At this time of the year when we are using our fireplaces frequently, we generate a lot of wood ash.
The pH of wood ash varies but only slightly, depending on the type of wood that we are burning. The pH scale, which indicates the extent of acidity or alkalinity in soil, goes from 0.0 (which is the most acid) to 14 (which is the most alkaline).
The pH scale is a negative logarithmic scale so the lower case “p” in pH is the mathematical symbol for negative logarithm. The upper case “H” indicates the concentration of hydrogen ions.
It is a complicated scale, but fortunately gardeners only really need to grasp that 7 is the neutral number on the scale. Above 7 the soil is alkaline and below 7 the soil is acid. The 6-7 point range is the best gardening soil, because the organisms that make the nutrients available to our plants work best in that 6-7 point range.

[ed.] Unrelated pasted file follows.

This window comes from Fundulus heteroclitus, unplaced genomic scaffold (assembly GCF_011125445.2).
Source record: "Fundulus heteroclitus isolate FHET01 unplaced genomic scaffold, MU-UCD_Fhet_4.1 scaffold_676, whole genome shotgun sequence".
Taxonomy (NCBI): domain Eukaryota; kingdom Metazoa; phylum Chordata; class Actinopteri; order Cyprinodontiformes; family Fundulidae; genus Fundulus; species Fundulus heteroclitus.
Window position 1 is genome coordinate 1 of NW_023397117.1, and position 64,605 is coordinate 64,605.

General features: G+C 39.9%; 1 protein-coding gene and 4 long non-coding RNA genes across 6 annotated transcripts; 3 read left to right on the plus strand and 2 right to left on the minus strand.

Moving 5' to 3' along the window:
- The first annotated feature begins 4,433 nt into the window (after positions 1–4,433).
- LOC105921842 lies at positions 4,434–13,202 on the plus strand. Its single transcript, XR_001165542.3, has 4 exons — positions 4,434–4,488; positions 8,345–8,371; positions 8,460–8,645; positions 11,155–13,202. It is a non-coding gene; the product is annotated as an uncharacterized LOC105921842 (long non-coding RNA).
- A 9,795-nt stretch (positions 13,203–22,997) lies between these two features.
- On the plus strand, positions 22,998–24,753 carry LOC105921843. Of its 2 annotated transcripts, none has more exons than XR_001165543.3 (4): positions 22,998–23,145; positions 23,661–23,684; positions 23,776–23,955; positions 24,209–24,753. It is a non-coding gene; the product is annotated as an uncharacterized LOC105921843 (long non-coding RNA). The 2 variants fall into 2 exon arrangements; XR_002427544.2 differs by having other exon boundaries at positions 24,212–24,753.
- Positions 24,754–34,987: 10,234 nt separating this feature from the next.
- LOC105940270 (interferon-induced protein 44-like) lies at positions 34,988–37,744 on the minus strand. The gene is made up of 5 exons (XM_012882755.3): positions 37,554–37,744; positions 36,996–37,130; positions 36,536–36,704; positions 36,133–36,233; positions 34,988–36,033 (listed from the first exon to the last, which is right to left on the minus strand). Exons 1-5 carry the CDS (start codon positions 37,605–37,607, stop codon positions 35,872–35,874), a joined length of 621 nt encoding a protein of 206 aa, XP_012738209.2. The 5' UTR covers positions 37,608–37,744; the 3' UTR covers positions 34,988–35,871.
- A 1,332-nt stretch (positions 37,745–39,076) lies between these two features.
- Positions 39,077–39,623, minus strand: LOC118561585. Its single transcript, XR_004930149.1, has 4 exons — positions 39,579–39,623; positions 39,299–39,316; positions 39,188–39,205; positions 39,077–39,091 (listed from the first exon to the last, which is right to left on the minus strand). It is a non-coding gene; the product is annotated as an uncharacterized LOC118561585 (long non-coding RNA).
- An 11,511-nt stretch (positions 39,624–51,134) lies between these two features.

British gardeners talk about chalky soil, which means a high pH with limestone causing high alkalinity. So if your soil has a high pH, never dispose of wood ash in your beds, and if your soil is acidic, use less than 20 pounds of ash per 100 square feet in your garden annually.